|Bad analogy in #13 with trying to clean the gas tank while the engine is running, because we are talking about flow of information, not flow of fuel. A better analogy could be a person getting electric shock therapy. You could in theory induce a memory into a brain using electricity, you could also erase memory using the same thing. Clearing a persons memory may not improve the persons' performance (like clearing a cache doesn't necessarily improve a computers'), but if a rogue memory is causing an underlying problem, it may be good to remove the memory instead of repressing it.|
There is a way in Linux to simulate a reboot that would clear rogue memory leaking programs from the cache, I haven't found any particular way to do this in Windows. The people who know the problems and possible fixes for these situations aren't able to give you this support because Windows is a closed source proprietary software, end of discussion. These people can only tell you so much, and they themselves can only do so much without breaching infringement.
Memory management is not the same across operating system platforms as some here suggest, only the theory is the same (see #9). The way these systems actually allocate is completely different. Take android for instance, memory management/allocation is based primarily on the amount of times the system has called a particular program in recent time. The more times a person uses an application, this application gets allocated more memory so to start promptly and run smoothly. All programs under android are actually not turned off, they are just simply in idle. Whereas Windows and other like operating systems, all programs are not actually on until the user (or system) calls it to run. The system then allocates based on what the program needs to run, with the preferred performance wanted, and which program is being actively used.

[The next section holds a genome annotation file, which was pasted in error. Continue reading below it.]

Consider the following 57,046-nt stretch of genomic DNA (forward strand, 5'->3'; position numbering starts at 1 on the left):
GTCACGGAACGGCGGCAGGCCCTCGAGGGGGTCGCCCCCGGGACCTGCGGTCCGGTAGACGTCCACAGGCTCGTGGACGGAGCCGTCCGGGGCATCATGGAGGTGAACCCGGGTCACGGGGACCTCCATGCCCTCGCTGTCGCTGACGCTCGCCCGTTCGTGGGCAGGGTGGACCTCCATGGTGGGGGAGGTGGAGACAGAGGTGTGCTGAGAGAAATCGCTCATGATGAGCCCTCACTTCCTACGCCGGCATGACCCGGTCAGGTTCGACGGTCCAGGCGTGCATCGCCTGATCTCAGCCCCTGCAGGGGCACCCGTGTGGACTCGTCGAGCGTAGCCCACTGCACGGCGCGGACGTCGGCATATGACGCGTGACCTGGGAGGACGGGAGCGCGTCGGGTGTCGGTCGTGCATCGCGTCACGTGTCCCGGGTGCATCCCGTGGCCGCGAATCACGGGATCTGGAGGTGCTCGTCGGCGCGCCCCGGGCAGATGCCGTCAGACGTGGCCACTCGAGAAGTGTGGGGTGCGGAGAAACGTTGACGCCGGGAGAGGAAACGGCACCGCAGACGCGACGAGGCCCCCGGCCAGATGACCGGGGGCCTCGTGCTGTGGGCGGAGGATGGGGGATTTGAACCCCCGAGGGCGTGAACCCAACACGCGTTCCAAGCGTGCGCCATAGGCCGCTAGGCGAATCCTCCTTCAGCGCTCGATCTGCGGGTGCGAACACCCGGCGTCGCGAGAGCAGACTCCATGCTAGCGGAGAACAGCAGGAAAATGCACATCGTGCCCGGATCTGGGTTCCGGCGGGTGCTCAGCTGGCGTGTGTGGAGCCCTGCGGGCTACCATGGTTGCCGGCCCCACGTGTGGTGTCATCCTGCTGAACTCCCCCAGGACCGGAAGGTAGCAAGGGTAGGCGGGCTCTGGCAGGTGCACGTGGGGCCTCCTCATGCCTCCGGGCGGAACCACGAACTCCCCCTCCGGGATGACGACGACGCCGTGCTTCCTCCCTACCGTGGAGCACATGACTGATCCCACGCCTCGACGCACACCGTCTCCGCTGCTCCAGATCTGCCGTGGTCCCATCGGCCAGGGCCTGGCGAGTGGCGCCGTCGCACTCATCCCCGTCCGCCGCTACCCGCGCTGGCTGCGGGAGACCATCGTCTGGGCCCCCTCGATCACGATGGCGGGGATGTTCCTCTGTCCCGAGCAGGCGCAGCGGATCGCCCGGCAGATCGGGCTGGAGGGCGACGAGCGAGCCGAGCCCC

To address the IE statements above, Internet browsers (like most programs) weren't built to idle for weeks. Browsers are simply built for trafficking through information on the internet or on your physical system for short periods like a day or two at the most with multiple restarts of the application. Windows doesn't know certain applications and their mistakes, and cannot simply choose to close off allocation to these programs based on how well they were built.
If we lived in a perfect world, all programs would know how much memory it needs, attempt to grab that memory, and hold on to that exact amount without giving up or taking away any memory to or from another. Also in this perfect world, the operating system would be smart enough to not allocate unnecessary memory to a rogue application. It could maintain its' performance by attempting to patch leaks that these rogue applications may have, be able to utilize a standby RAM or cache to perform these tasks without interrupting memory flow to all other programs, cut off flow to rogue applications, or possibly terminate/restart them. But, we don't live there.
My suggestion, develop a 'simulated' reboot type of program and that may solve these unwanted 'real' reboots, since Windows doesn't come with maintenance tools that cover 100% of the system. The type of tools given to fix and maintain Windows is kind of like only giving janitors just a broom and a screw driver.
Back to that analogy of shock therapy, a brain can confuse itself to a point of a coma, a full blown system restart might be the only way to bring it out of that coma. The brain is just a very sophisticated computer so, your computer will have those same moments of coma like states. Heed my warning and regularly restart.